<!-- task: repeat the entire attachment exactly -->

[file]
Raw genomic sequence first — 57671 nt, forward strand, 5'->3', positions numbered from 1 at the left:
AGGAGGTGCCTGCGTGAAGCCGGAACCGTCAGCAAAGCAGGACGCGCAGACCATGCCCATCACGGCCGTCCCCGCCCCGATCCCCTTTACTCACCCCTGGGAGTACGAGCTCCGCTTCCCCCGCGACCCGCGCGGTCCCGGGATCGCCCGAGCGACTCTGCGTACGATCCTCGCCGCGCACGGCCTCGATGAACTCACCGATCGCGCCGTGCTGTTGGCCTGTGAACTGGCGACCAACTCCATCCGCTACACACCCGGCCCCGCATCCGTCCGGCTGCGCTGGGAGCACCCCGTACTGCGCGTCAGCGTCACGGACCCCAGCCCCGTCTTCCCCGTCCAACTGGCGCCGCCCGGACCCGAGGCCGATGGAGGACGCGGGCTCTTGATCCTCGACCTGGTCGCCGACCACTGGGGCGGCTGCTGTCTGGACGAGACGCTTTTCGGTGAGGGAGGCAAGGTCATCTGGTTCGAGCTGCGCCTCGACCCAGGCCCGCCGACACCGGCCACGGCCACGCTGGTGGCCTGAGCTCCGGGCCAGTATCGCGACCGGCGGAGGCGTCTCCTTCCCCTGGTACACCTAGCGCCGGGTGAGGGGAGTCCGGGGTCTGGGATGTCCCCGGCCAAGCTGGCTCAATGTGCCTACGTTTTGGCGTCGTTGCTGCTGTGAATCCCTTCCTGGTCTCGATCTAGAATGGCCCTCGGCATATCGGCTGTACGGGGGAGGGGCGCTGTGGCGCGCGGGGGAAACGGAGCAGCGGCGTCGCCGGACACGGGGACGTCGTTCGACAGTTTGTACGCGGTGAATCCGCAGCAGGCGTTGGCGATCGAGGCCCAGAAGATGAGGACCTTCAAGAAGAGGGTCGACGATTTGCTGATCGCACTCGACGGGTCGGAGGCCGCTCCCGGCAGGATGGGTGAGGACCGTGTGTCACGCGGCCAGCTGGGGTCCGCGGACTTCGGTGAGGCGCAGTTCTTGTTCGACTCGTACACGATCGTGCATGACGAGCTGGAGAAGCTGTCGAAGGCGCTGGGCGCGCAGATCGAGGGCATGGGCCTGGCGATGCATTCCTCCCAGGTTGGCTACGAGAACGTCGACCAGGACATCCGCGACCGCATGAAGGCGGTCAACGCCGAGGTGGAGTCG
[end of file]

Raw genomic sequence first — 57671 nt, forward strand, 5'->3', positions numbered from 1 at the left:
AGGAGGTGCCTGCGTGAAGCCGGAACCGTCAGCAAAGCAGGACGCGCAGACCATGCCCATCACGGCCGTCCCCGCCCCGATCCCCTTTACTCACCCCTGGGAGTACGAGCTCCGCTTCCCCCGCGACCCGCGCGGTCCCGGGATCGCCCGAGCGACTCTGCGTACGATCCTCGCCGCGCACGGCCTCGATGAACTCACCGATCGCGCCGTGCTGTTGGCCTGTGAACTGGCGACCAACTCCATCCGCTACACACCCGGCCCCGCATCCGTCCGGCTGCGCTGGGAGCACCCCGTACTGCGCGTCAGCGTCACGGACCCCAGCCCCGTCTTCCCCGTCCAACTGGCGCCGCCCGGACCCGAGGCCGATGGAGGACGCGGGCTCTTGATCCTCGACCTGGTCGCCGACCACTGGGGCGGCTGCTGTCTGGACGAGACGCTTTTCGGTGAGGGAGGCAAGGTCATCTGGTTCGAGCTGCGCCTCGACCCAGGCCCGCCGACACCGGCCACGGCCACGCTGGTGGCCTGAGCTCCGGGCCAGTATCGCGACCGGCGGAGGCGTCTCCTTCCCCTGGTACACCTAGCGCCGGGTGAGGGGAGTCCGGGGTCTGGGATGTCCCCGGCCAAGCTGGCTCAATGTGCCTACGTTTTGGCGTCGTTGCTGCTGTGAATCCCTTCCTGGTCTCGATCTAGAATGGCCCTCGGCATATCGGCTGTACGGGGGAGGGGCGCTGTGGCGCGCGGGGGAAACGGAGCAGCGGCGTCGCCGGACACGGGGACGTCGTTCGACAGTTTGTACGCGGTGAATCCGCAGCAGGCGTTGGCGATCGAGGCCCAGAAGATGAGGACCTTCAAGAAGAGGGTCGACGATTTGCTGATCGCACTCGACGGGTCGGAGGCCGCTCCCGGCAGGATGGGTGAGGACCGTGTGTCACGCGGCCAGCTGGGGTCCGCGGACTTCGGTGAGGCGCAGTTCTTGTTCGACTCGTACACGATCGTGCATGACGAGCTGGAGAAGCTGTCGAAGGCGCTGGGCGCGCAGATCGAGGGCATGGGCCTGGCGATGCATTCCTCCCAGGTTGGCTACGAGAACGTCGACCAGGACATCCGCGACCGCATGAAGGCGGTCAACGCCGAGGTGGAGTCG